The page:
Things to do by foot

Cork is a stunning city that is perfect for exploring its rich history, culture, and nature on foot. Named as one of the top destinations in the Lonely Planet’s “Best of Travel 2010” guide, Cork offers a variety of attractions and activities for travellers who enjoy sightseeing on foot. 

Whether you want to browse the renowned English Market, marvel at the award-winning Gluckman Art Gallery, or visit the Cork Public Museum, there is something for everyone. 

Here are some of the best things to do on foot while visiting Cork.

Top Cork Attractions to Visit by Foot

The English Market 

If you’re looking for a place to eat, shop, and soak up the local culture, you can’t miss the English Market. This is the oldest and most famous market in Cork, and it’s a feast for the senses. You’ll find stalls selling everything from fresh fish and organic vegetables to exotic spices and handmade chocolates. You’ll also get to meet the friendly and passionate traders, who have been running their businesses for generations, as well as the new wave of artisan producers, who are bringing innovation and creativity to the market. 

Gluckman Art Gallery

If you love art, you’ll love the Gluckman Art Gallery. Located in an award-winning building, visitors can discover, create, and explore the world of visual arts in Ireland and beyond. The gallery often hosts cultural exhibitions, talks, creative workshops, and art courses - all of which are open to the public. Education is the core theme of the activities with a wide range of art workshops, film screenings, seminars, lecture series and gallery tours on offer throughout the year.

The Gluckman Art Gallery has received numerous awards including Best Public Building in Ireland from the Royal Institute of Architects of Ireland, a RIBA award, a UK Civic Trust award, and was shortlisted for the Stirling Prize.

Cork Sea Safari

Experience the thrill and excitement of a high-speed RIB adventure across the world’s second-largest natural harbour. Follow the path of the famous Titanic as it departed from the town of Queenstown, now known as Cobh, and learn about the history of the harbour and the Irish emigration to America and beyond. Witness some of the most scenic and historic landmarks of the harbour, such as the Roches Point Lighthouse, the Camden Fort, the Carlisle Fort, and the Royal Cork Yacht Club. And don’t worry, there will be plenty of opportunities to take photos of the stunning views of the sea and the coastline, as well as the wildlife that inhabits the harbour, such as puffins, seals, and dolphins. 

Shandon Church

Built in 1722, the Church of St. Anne offers visitors spectacular 360-degree views of Cork City and is a much-loved landmark and tourist attraction. The church reaches an impressive 50 metres high and visitors can climb the narrow stone steps all the way to the top where the bell tower is. Its famous chime can be heard throughout the city and visitors are welcome to ring the eight bells which together, weigh over 6 tonnes!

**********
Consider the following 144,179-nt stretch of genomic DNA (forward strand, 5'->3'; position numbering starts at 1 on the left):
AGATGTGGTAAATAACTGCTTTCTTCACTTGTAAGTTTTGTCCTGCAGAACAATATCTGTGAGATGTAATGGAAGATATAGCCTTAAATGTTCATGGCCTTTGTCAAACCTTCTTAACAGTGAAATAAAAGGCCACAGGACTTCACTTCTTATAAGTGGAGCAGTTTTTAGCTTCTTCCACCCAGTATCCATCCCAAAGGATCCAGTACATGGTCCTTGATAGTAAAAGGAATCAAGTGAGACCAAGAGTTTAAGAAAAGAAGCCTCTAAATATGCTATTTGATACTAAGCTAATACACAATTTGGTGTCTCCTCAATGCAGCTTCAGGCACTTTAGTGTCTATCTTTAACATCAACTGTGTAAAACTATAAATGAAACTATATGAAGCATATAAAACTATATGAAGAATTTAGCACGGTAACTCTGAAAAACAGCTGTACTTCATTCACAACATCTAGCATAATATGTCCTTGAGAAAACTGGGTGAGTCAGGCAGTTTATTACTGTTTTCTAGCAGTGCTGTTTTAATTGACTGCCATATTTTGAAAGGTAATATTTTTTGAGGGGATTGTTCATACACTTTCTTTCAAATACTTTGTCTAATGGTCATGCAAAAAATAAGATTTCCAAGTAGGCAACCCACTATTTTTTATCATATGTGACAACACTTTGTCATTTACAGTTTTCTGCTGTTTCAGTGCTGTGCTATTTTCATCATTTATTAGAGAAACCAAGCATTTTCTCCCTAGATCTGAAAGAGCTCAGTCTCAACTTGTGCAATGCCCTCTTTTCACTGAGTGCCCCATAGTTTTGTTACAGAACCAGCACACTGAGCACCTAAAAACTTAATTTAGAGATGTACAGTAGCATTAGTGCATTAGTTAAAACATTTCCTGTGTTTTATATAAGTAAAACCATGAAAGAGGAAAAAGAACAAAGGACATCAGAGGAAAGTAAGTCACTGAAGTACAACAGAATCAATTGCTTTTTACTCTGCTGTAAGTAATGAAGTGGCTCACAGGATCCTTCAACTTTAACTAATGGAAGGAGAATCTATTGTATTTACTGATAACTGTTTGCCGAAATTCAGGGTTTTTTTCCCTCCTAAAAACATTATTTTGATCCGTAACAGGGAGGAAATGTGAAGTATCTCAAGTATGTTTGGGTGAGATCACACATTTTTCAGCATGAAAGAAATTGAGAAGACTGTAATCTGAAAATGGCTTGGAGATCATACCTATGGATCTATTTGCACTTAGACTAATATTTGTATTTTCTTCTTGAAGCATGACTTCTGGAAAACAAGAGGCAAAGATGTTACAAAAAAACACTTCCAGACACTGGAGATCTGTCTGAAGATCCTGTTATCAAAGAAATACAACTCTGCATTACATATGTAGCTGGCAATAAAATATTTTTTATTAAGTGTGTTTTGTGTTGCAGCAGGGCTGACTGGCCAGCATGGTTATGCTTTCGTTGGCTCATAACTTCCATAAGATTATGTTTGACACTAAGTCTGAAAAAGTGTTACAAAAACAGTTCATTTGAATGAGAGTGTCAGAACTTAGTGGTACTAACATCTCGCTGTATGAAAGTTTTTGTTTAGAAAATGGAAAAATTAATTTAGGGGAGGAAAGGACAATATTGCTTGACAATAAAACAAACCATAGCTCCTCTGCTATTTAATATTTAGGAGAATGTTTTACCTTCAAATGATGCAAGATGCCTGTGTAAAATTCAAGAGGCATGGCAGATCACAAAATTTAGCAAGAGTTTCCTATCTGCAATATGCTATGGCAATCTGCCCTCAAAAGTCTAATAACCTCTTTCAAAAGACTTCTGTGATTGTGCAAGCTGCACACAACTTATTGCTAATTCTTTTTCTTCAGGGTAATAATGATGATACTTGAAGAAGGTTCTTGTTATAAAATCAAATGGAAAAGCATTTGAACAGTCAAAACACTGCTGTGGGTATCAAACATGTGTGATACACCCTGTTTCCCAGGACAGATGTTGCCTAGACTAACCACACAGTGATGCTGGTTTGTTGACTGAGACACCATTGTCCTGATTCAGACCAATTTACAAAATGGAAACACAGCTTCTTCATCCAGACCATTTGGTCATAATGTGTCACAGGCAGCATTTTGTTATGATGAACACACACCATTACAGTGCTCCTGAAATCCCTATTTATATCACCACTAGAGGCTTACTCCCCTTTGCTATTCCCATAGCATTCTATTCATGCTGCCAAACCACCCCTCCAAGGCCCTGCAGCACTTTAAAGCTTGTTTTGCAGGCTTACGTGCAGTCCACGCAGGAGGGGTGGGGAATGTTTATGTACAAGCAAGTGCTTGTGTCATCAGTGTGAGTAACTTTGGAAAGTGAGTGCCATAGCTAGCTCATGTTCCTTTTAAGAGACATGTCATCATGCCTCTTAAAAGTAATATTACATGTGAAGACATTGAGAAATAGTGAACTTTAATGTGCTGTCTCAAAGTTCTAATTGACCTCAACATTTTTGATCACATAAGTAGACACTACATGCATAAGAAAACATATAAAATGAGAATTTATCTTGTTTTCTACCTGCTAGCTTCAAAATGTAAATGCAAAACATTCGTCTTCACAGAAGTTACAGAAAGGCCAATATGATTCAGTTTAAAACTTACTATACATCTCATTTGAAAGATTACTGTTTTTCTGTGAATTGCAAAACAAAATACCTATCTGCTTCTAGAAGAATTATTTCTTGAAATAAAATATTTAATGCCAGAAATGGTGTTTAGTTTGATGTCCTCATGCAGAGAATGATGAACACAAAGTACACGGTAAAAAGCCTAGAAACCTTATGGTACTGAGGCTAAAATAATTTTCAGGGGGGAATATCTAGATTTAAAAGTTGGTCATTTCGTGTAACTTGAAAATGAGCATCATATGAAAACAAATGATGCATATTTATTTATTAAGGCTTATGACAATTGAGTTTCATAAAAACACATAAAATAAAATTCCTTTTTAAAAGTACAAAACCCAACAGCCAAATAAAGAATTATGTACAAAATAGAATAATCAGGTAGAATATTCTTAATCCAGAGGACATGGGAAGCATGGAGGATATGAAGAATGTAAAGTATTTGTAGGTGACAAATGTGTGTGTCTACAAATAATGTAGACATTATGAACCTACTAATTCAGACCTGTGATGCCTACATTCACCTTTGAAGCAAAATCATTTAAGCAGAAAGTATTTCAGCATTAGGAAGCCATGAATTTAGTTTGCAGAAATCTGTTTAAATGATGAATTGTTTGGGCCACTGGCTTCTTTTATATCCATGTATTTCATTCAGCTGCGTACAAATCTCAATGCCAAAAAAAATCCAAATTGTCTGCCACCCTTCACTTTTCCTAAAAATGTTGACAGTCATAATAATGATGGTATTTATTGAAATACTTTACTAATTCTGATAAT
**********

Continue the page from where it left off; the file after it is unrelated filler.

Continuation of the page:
St. Fin Barre’s Cathedral

Known as one of the premier buildings in the city, St. Fin Barre’s Cathedral has been known to be a place of worship since the 7th century. This stunning Gothic Revival three-spire Church of Ireland cathedral is located on the south bank of the River Lee and dedicated to Finbarr of Cork, patron saint of the city. 

The cathedral is of major international significance as one of the key buildings of Burges and of nineteenth-century architecture in Ireland. Visitors can enjoy guided tours of the cathedral and surrounding grounds and labyrinth, as well as musical performances by Musical Director Peter Stobart.

Artur-Mayne’s Heritage Pub

Arthur-Mayne’s Heritage Pub is a wine bar located in one of the city’s oldest commercial buildings, dating back to the early 1700s. The quirky bar was once home to a chemist and today it features rooms filled with glass cabinets of medicines, cosmetics, cameras and perfumes from the past 120 years. Located adjacent to Crane Lane Theatre, it’s the perfect spot for a pre-theatre cocktail or dinner.

Everyman Palace Theatre

As one of Ireland’s leading middle-scale producing theatres, the Everyman Palace Theatre, home to a beautiful 650-seat theatre is a jewel of late Victorian architecture. A listed building, the theatre is steeped in history and is a favourite with audiences and performers alike for its intimacy and atmosphere. 

Fitzgerald’s Park and Cork History Museum

Cork Public Museum is housed in a two-storey Georgian house commanding a central position in Fitzgerald Park. Originally built in 1895 by the Beamish family, the museum is set on 18 acres of magnificent gardens.


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